I lived in Tokyo, the world's most populous city with 38 million people, for a decade without hearing a single gunshot. My children only took part in school drills for earthquakes. We brought our kids back to the U.S. after the 2011 Fukushima nuclear power plant meltdown. Sometimes I wonder if we made the safest choice.
No, gun violence and gun control are not about hard numbers, unless we're talking about polling numbers for gun voters or campaign donations from the National Rifle Association. It's about emotion and gut feeling: who we think we are, what makes us feel safe and what we're willing to sacrifice.
After every mass shooting news outlets and public officials alike laud the dead and wounded who sacrificed themselves, shielding the bodies of others with their own, like Sonny Melton, a nurse who died saving his wife in Las Vegas. Or Jason Josaphat, who died putting himself between a stranger and a bullet at the Pulse nightclub. Or Aaron Feis, the Stoneman Douglas football coach killed shielding students from gunfire. And now some are suggesting teachers, the folks we can't seem to pay or supply well enough, carry weapons and be the oft-theorized but seldom realized "good guy with a gun." (In its study of 160 mass shootings that left 486 dead, the FBI found only one successful intervention by an armed private citizen who was not a security guard.)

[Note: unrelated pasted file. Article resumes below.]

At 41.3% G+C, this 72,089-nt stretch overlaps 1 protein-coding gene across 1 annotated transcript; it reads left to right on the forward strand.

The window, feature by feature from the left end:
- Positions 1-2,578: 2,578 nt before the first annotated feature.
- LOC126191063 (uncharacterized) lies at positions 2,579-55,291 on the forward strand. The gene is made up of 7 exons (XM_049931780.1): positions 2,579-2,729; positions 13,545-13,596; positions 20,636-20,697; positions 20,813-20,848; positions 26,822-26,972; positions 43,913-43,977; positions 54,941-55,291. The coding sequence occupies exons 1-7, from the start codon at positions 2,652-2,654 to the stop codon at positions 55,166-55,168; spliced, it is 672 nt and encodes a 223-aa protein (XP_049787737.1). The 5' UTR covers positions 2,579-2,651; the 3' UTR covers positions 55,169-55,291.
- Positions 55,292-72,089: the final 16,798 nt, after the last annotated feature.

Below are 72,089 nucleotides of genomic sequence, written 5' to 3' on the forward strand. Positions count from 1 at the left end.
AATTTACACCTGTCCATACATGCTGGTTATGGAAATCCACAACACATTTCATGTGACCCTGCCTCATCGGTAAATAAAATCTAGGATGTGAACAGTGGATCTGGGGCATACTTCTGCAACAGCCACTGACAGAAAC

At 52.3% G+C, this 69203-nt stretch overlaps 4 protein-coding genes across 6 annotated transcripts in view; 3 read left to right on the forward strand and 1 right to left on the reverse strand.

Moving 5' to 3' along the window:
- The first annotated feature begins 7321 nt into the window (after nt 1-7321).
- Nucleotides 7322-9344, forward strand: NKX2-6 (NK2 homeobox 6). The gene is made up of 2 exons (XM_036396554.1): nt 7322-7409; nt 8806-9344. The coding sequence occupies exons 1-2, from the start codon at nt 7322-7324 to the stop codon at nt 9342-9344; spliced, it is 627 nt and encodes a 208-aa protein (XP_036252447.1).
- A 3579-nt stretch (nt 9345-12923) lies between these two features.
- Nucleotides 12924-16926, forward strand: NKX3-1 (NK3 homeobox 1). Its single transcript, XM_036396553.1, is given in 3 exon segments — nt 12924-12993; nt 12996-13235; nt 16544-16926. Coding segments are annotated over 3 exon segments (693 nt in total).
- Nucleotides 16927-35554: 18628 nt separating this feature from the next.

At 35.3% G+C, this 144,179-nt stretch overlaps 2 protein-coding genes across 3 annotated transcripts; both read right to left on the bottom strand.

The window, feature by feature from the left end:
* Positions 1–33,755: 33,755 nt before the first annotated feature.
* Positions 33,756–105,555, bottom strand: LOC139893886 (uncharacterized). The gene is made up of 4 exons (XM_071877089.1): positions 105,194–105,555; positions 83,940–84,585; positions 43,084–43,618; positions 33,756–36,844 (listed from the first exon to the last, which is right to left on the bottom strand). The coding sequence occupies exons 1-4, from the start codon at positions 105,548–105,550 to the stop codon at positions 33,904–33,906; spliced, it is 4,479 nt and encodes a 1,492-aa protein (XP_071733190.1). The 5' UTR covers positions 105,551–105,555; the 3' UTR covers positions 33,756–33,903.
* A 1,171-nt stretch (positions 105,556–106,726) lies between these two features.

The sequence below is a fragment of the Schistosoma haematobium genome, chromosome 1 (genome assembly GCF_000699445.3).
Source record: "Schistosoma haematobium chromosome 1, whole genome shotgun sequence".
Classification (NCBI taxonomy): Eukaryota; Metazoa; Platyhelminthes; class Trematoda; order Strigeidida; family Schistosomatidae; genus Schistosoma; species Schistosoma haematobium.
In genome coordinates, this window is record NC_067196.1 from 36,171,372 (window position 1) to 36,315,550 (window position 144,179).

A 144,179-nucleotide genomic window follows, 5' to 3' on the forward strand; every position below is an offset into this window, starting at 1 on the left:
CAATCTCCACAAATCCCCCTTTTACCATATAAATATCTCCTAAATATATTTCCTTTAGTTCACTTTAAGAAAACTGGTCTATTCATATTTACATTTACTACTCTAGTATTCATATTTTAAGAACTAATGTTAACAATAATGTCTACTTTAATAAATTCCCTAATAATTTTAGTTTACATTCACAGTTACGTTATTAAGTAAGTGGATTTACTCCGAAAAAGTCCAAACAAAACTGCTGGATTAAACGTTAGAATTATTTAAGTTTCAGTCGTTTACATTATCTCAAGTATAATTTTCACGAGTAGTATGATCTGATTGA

Maybe we're asking for the wrong kind of sacrifice. I won't pretend we won't lose anything giving up easy access to firearms. We would have to let go of some deeply rooted ideas of who we are and how we keep ourselves and each other safe.
I want to believe that most of us would throw ourselves in front of a bullet to protect a child or victim of domestic violence or a stranger — that we'd sacrifice. But if we're going to stem the bloody tide of gun violence, what we need to sacrifice is part of our culture, to trade our romanticized image of armed heroism for something quieter: the laying down of arms, letting go of our national stockpile of guns in order to protect our most vulnerable. We need to surrender the false feeling of security that comes with access to guns, to be brave enough to put down the weapons that are failing our most vulnerable. That's how we're going to save children, the battered, the people we may never meet — from a distance and every day, with no shootouts and no medals.
It might not feel heroic to you yet. Let yourself think about it in the abstract, to look at the numbers and the studies with as cold an eye as you can. Don't take too long, though. The numbers won't stop climbing and chances are you're going to feel it soon enough.
Jennifer Fumiko Cahill is the arts and features editor at the Journal. Reach her at 442-1400, extension 320, or Jennifer@northcoastjournal.com. Follow her on Twitter @JFumikoCahill.